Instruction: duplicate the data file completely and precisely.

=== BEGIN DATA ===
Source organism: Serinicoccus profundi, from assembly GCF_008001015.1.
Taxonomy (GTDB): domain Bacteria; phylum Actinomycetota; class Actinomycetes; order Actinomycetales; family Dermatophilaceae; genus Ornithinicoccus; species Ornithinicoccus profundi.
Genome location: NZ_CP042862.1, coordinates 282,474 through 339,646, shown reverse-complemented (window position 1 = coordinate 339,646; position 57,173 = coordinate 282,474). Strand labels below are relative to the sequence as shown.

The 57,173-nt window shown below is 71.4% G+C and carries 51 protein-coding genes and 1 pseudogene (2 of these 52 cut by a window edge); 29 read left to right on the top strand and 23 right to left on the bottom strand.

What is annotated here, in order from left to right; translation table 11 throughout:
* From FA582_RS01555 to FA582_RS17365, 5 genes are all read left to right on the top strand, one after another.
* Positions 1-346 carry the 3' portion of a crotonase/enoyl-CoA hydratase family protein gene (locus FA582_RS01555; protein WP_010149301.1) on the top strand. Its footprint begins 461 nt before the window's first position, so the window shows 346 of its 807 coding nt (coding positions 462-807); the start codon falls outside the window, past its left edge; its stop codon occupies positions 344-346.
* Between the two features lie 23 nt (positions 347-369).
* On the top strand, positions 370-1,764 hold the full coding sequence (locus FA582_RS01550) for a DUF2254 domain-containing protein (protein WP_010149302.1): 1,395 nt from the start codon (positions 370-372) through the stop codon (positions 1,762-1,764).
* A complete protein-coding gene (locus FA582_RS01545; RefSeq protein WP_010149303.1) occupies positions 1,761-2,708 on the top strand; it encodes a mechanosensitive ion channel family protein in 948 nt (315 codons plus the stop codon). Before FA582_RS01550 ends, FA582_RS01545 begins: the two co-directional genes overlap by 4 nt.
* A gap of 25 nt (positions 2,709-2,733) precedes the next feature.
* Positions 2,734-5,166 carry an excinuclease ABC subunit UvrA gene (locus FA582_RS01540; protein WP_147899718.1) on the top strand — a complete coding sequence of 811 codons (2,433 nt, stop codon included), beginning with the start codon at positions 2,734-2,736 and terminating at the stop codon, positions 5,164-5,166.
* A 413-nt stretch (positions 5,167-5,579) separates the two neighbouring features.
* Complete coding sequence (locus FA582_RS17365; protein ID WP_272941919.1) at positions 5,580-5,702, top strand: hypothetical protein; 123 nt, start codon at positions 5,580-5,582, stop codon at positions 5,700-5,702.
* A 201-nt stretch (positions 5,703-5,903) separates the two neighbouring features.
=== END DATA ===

Source organism: Serinicoccus profundi, from assembly GCF_008001015.1.
Taxonomy (GTDB): domain Bacteria; phylum Actinomycetota; class Actinomycetes; order Actinomycetales; family Dermatophilaceae; genus Ornithinicoccus; species Ornithinicoccus profundi.
Genome location: NZ_CP042862.1, coordinates 282,474 through 339,646, shown reverse-complemented (window position 1 = coordinate 339,646; position 57,173 = coordinate 282,474). Strand labels below are relative to the sequence as shown.

The 57,173-nt window shown below is 71.4% G+C and carries 51 protein-coding genes and 1 pseudogene (2 of these 52 cut by a window edge); 29 read left to right on the top strand and 23 right to left on the bottom strand.

What is annotated here, in order from left to right; translation table 11 throughout:
* From FA582_RS01555 to FA582_RS17365, 5 genes are all read left to right on the top strand, one after another.
* Positions 1-346 carry the 3' portion of a crotonase/enoyl-CoA hydratase family protein gene (locus FA582_RS01555; protein WP_010149301.1) on the top strand. Its footprint begins 461 nt before the window's first position, so the window shows 346 of its 807 coding nt (coding positions 462-807); the start codon falls outside the window, past its left edge; its stop codon occupies positions 344-346.
* Between the two features lie 23 nt (positions 347-369).
* On the top strand, positions 370-1,764 hold the full coding sequence (locus FA582_RS01550) for a DUF2254 domain-containing protein (protein WP_010149302.1): 1,395 nt from the start codon (positions 370-372) through the stop codon (positions 1,762-1,764).
* A complete protein-coding gene (locus FA582_RS01545; RefSeq protein WP_010149303.1) occupies positions 1,761-2,708 on the top strand; it encodes a mechanosensitive ion channel family protein in 948 nt (315 codons plus the stop codon). Before FA582_RS01550 ends, FA582_RS01545 begins: the two co-directional genes overlap by 4 nt.
* A gap of 25 nt (positions 2,709-2,733) precedes the next feature.
* Positions 2,734-5,166 carry an excinuclease ABC subunit UvrA gene (locus FA582_RS01540; protein WP_147899718.1) on the top strand — a complete coding sequence of 811 codons (2,433 nt, stop codon included), beginning with the start codon at positions 2,734-2,736 and terminating at the stop codon, positions 5,164-5,166.
* A 413-nt stretch (positions 5,167-5,579) separates the two neighbouring features.
* Complete coding sequence (locus FA582_RS17365; protein ID WP_272941919.1) at positions 5,580-5,702, top strand: hypothetical protein; 123 nt, start codon at positions 5,580-5,582, stop codon at positions 5,700-5,702.
* A 201-nt stretch (positions 5,703-5,903) separates the two neighbouring features.